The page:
Listening Maps for Elementary Music Distance Learning

I love using listening maps in the elementary music classroom, but, they are especially helpful for music distance learning. This year, listening activities will be even more important in the classroom if you are not allowed to sing due to COVID-19 restrictions.

Listening maps are easy for teachers to assign and students to complete in distance learning, flipped learning, or blended learning situations. For accountability, students can easily write a reflection, answer a short series of questions about the piece, or even create their own listening maps.

This post includes a few of my favorites. Enjoy!

Online LIstening Maps for Elementary Music | Distance Learning, Blended Learning, or Classroom

Note: Not all of these listening maps are in English and that is okay. The music and graphic representations transcend the small amount of language.

Types of LIstening Maps

I like to classify listening maps into 5 basic categories. Each category focuses on a different aspect of music.

  • Animated
  • Instrumental Focus
  • Graphic
  • Form
  • Style

Students already see A LOT of animation for entertainment. For the most part, they ignore the music in this type of video. For this reason, I do not use animated, entertainment-only listening maps in the classroom. Below you will find several different examples of the other types of listening maps that you may want to use in your elementary music classroom.

Listening Maps | Instrumental Focus

The following listening maps highlight instruments from the music. This helps students learn the sounds of the instruments of the orchestra and band.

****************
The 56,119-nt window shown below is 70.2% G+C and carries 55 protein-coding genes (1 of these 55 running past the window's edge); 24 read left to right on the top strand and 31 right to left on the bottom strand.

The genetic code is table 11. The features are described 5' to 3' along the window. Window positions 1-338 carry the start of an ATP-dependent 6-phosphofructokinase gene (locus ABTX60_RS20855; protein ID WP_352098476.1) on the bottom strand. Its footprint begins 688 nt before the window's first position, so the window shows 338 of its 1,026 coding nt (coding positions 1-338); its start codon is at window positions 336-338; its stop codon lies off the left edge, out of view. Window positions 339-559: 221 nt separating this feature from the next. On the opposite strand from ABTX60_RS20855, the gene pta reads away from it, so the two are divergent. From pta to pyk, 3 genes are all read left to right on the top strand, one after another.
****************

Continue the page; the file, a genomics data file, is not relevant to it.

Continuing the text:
In the Mood, Glen Miller
Fanfare of the Common Man, Aaron Copland
Theme from Star Wars, John Williams

Listening Maps | Graphic – Melody

While I like other types of listening maps, graphic ones are my favorites. These graphic listening maps fall into two basic subcategories – melodic and texture. The melodic listening maps follow the melody lines while the texture maps are a visual representation of all of the notes. Both types help students make sense of what they are hearing.

Morning (Peer Gynt), Grieg
Cello Suite #1, Bach
Ode to Joy, from Symphony #9, Beethoven


I LOVE these listening maps! They help students identify the melodic and harmonic lines. And, the idea of texture becomes visual as well as auditory. This makes it very easy for students to identify thick or thin textures.

Moonlight Sonata, Beethoven
Clair de Lune, Debussy
Dance of the Sugarplum Fairy, TCHAIKOVSKY
Aquarium (Carnival of the Animals), SAINTSAËNS 
William Tell Overture, Rossinni
Symphony #5, Beethoven
Tocatta & Fugue in D Minor, Bach


Listening maps also make it very easy to identify form. When students see visual representations of sections of a piece that contrast or repeat, form becomes less abstract and is much easier to understand.

3 Little Birds, Bob Marley
The Elephant (Carnival of the Animals), SaintSaëns 
Theme from “The Pink Panther”, Henry Mancini

Listening Maps | Style

Pairing music with visual representations makes it easier to identify styles as well. Listening maps help students to describe the character of the piece using adjectives such as smooth, connected, short, disconnected, etc.

It is fun to compare and contrast two different listening maps of the same piece of music. This post includes two very different listening maps of the Star Wars Theme.

Blue Danube, Strauss
Fade, Alan Walker
Ride of the Valkyries, Wagner


Whether you are using listening maps for music distance learning or in the classroom, be sure to include a variety of styles of music and types of listening maps. This helps to appeal to the interests your students and widen their repertoire and knowledge base. Using listening maps is a great way to introduce your students to music they would probably not hear otherwise.

Auf Wiedersehen, Friends!

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